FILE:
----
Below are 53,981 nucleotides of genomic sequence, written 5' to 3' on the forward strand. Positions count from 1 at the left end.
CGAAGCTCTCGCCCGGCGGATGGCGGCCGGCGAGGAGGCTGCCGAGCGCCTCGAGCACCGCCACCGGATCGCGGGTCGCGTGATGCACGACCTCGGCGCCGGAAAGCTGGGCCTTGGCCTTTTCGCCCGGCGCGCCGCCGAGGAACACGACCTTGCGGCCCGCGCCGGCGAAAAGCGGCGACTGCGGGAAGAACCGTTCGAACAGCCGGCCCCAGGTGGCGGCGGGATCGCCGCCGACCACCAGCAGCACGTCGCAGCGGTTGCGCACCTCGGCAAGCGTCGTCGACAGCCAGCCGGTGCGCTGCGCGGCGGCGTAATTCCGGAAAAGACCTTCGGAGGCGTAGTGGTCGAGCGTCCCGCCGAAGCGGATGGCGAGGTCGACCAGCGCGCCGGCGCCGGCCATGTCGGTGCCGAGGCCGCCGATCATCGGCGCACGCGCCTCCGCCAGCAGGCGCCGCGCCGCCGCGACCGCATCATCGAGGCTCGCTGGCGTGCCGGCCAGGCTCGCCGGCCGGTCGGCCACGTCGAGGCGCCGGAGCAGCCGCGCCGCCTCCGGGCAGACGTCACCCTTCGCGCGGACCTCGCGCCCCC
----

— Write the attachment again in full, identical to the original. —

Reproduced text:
Below are 53,981 nucleotides of genomic sequence, written 5' to 3' on the forward strand. Positions count from 1 at the left end.
CGAAGCTCTCGCCCGGCGGATGGCGGCCGGCGAGGAGGCTGCCGAGCGCCTCGAGCACCGCCACCGGATCGCGGGTCGCGTGATGCACGACCTCGGCGCCGGAAAGCTGGGCCTTGGCCTTTTCGCCCGGCGCGCCGCCGAGGAACACGACCTTGCGGCCCGCGCCGGCGAAAAGCGGCGACTGCGGGAAGAACCGTTCGAACAGCCGGCCCCAGGTGGCGGCGGGATCGCCGCCGACCACCAGCAGCACGTCGCAGCGGTTGCGCACCTCGGCAAGCGTCGTCGACAGCCAGCCGGTGCGCTGCGCGGCGGCGTAATTCCGGAAAAGACCTTCGGAGGCGTAGTGGTCGAGCGTCCCGCCGAAGCGGATGGCGAGGTCGACCAGCGCGCCGGCGCCGGCCATGTCGGTGCCGAGGCCGCCGATCATCGGCGCACGCGCCTCCGCCAGCAGGCGCCGCGCCGCCGCGACCGCATCATCGAGGCTCGCTGGCGTGCCGGCCAGGCTCGCCGGCCGGTCGGCCACGTCGAGGCGCCGGAGCAGCCGCGCCGCCTCCGGGCAGACGTCACCCTTCGCGCGGACCTCGCGCCCCC